Porn Ban Has the government got all its bases covered Flickr: John Dill
news Tuesday, August 04, 2015 - 17:24

This past Sunday was not such a good one for those who stayed home. Social media erupted with outrage when several users failed to access pornographic content and little birdies told us that the government had a hand in it.

Come Monday and it was clear that the government had asked for 857 websites which violated “morality and decency” and were found in violation of Section 79 (3) (b) of the IT Act to be blocked. But this kind of a blanket ban with the manner of ‘banning all you can find’ raises more questions than answers.

Whatsapp forwards have already started doing the rounds as those affected by the ban are finding ways around it, and there are. But was this kind of a ban warranted in the first place? Rest aside venturing into whether porn is “right” or “wrong”, should the government have not informed its citizens before the ban?

Pranesh Prakash, Policy Director at the Centre for Internet and Society (CIS), refers to the ban of the book Lady Chatterley's Lover in the 60’s while speaking to The News Minute. “The ban of a book is, by law, required to be made public before the government can seize books,” says Prakash, citing Sec 95 of the CRPC. “However, the government believes that it can ban websites—even those whose knowledge wouldn't jeopardize national security—in secret, which is rather shocking in a democracy,” he adds.

CIS had initially put out the leaked government order which contained the 857 websites deemed obscene and social media was on a hunt for the meticulous employee who had come up with the never-ending list. There were also objections to the fact that websites like College Humour and 9GAG were inaccessible now.

“The government did not come up with the list,” says Prakash, mentioning that the compilation of websites was handed over by the Additional Solicitior General Pinky Anand. “She in turn received it from the person who filed the PIL arguing for proactive blocking of porn websites: Kamlesh Vaswani,” he adds.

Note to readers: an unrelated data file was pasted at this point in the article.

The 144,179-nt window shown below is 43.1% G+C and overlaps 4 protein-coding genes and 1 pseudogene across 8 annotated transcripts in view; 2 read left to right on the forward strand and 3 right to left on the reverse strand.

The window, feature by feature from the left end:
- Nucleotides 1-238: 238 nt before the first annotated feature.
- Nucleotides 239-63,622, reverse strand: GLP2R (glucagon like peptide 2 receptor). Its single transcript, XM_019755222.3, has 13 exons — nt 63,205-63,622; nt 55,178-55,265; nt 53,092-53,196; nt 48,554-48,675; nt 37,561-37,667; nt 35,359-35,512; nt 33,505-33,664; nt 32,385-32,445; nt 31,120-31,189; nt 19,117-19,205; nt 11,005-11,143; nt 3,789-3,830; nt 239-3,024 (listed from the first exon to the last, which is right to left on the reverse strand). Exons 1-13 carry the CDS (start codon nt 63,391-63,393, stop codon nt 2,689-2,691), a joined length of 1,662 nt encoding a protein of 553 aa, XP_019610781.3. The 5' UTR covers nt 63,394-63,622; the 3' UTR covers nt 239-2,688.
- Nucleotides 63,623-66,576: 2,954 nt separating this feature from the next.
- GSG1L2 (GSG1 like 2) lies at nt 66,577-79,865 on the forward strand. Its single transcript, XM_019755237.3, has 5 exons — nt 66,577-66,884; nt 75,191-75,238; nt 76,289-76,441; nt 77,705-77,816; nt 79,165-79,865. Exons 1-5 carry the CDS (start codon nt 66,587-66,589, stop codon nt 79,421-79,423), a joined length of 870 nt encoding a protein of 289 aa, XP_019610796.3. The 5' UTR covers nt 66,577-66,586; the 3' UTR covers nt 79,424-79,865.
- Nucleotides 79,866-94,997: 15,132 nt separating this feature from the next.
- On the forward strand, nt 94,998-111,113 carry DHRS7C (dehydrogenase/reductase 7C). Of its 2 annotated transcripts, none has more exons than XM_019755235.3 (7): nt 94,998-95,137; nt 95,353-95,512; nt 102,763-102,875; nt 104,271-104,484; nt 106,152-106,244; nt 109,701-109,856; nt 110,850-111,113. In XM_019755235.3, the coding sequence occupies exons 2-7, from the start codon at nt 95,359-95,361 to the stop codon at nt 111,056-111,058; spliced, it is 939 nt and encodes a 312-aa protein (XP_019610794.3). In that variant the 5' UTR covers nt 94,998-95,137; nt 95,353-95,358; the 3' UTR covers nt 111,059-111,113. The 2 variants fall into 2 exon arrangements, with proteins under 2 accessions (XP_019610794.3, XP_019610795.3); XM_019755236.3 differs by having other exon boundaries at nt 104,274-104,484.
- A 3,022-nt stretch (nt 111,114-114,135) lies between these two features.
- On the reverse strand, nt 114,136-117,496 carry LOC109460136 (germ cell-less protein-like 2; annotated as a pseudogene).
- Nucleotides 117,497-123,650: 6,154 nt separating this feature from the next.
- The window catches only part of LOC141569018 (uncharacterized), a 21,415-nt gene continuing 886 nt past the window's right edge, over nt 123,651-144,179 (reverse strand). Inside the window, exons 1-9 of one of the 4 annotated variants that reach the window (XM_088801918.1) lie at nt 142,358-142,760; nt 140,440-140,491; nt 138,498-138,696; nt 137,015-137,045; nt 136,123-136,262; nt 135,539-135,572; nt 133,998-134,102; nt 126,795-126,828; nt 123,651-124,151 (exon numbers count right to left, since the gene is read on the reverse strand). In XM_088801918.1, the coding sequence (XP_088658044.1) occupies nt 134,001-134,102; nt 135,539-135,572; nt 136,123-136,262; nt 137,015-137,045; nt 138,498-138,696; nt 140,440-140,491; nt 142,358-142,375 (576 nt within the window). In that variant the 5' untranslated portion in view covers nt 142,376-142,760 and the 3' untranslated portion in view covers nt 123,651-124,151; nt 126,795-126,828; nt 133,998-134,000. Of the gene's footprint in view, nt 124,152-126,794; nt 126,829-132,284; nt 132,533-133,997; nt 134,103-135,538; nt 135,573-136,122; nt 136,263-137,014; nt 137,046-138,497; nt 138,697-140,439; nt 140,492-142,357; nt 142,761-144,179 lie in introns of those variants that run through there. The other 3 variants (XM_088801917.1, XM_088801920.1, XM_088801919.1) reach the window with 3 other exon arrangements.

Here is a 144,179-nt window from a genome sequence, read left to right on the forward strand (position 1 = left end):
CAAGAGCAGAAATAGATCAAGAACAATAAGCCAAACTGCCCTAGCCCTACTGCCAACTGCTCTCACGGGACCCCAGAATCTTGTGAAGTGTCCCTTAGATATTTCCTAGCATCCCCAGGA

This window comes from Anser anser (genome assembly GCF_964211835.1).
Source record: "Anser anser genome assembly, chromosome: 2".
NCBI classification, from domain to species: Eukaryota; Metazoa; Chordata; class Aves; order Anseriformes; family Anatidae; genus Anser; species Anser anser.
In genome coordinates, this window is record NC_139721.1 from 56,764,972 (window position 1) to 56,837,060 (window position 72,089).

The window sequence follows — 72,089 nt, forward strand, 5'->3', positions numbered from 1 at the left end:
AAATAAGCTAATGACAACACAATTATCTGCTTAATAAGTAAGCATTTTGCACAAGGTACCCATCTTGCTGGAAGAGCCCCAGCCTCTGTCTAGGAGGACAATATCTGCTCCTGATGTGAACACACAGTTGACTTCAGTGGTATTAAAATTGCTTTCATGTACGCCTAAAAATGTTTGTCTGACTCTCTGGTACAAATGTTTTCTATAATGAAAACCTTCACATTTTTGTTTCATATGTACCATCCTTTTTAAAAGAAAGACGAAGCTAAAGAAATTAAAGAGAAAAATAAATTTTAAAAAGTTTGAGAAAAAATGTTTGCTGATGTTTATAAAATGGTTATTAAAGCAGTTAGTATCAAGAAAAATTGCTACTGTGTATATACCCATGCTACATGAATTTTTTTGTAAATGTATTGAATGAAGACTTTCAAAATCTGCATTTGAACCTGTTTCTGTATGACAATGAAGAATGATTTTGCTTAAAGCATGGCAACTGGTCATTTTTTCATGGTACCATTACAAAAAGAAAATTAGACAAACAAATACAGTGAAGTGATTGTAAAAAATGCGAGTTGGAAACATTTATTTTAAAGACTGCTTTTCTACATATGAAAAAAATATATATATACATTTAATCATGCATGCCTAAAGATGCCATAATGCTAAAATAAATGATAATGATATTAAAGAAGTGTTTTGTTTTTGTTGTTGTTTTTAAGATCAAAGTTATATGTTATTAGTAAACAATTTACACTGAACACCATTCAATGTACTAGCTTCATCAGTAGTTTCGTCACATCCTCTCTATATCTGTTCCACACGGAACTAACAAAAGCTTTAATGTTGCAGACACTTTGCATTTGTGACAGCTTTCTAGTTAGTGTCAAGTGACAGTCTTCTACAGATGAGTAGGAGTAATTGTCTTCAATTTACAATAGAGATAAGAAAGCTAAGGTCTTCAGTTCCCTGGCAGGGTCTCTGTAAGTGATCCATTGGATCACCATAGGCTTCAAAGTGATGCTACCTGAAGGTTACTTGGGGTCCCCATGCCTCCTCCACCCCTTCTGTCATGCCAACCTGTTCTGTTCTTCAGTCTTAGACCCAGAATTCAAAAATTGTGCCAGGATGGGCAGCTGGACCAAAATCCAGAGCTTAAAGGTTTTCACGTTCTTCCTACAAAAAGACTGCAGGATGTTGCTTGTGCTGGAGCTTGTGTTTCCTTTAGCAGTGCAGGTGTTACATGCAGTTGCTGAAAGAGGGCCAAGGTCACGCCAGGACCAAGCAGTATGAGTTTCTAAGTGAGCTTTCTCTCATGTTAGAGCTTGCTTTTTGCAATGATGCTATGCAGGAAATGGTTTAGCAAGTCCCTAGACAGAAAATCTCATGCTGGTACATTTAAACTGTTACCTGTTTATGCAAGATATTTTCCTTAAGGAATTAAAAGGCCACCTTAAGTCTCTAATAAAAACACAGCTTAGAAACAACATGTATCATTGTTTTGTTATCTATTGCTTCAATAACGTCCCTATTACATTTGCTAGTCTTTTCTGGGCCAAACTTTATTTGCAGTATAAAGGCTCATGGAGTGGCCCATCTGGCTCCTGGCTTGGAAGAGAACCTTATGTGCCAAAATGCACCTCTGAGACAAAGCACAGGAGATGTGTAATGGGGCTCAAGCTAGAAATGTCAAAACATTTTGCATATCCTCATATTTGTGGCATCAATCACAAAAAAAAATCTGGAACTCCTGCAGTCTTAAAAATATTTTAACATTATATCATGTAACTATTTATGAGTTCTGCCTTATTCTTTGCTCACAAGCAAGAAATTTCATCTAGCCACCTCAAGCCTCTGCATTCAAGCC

With a list in hand, the government is believed to have proceeded further with sending out the directive to Internet Service Providers (ISPs). But can they really stone-wall us from porn?

Virtual Private Networks (VPNs) and proxy websites will still allow for users to log on to a website of their choosing, and Prakash mentions that it will be a problem for security agencies in the country. The IP addresses of such users are difficult to track and Prakash says that people will be “happy to use VPNs, the Tor network, and other encrypted proxies, which will in turn irk Indian security agencies.”

What the government also has to deal with is user-generated content, the kind which is flooding our internet space. And it is bad news for the dispensation but there are several sites still in perfect functioning order where user-generated content ranges from revenge porn to posts like ‘Watch my hot sis’. Look away if you may, this is the ugly side where breaches of privacy come into the picture.

“I think it is better if the authorities had prosecuted such individual cases,” says Prakash. He is referring to such posts which find their way onto websites which have “forums” where users can discuss this kind of content. He mentions that there are methods to keep even this kind of activity in check. “A lot of websites have community guidelines, like you cannot access nudity on Youtube, for example,” he says: his point being that if an internet community itself is aware, it will frame guidelines which restrict such breaches of privacy.

“I think it is much wiser to launch criminal prosecution in these individual cases,” he says. “Sections 66E, 67, and 67B of the IT Act — dealing with issues such as voyeuristic non-consensual sexual images, child pornography, and online obscenity — are all under-used,” he adds, mentioning that they are “apt tools to tackle this menace.”

The ban is upon us though, and social media is even suggesting what the government should ban next with #NextBanIdea

Shhhh…… Heard of the dark web?

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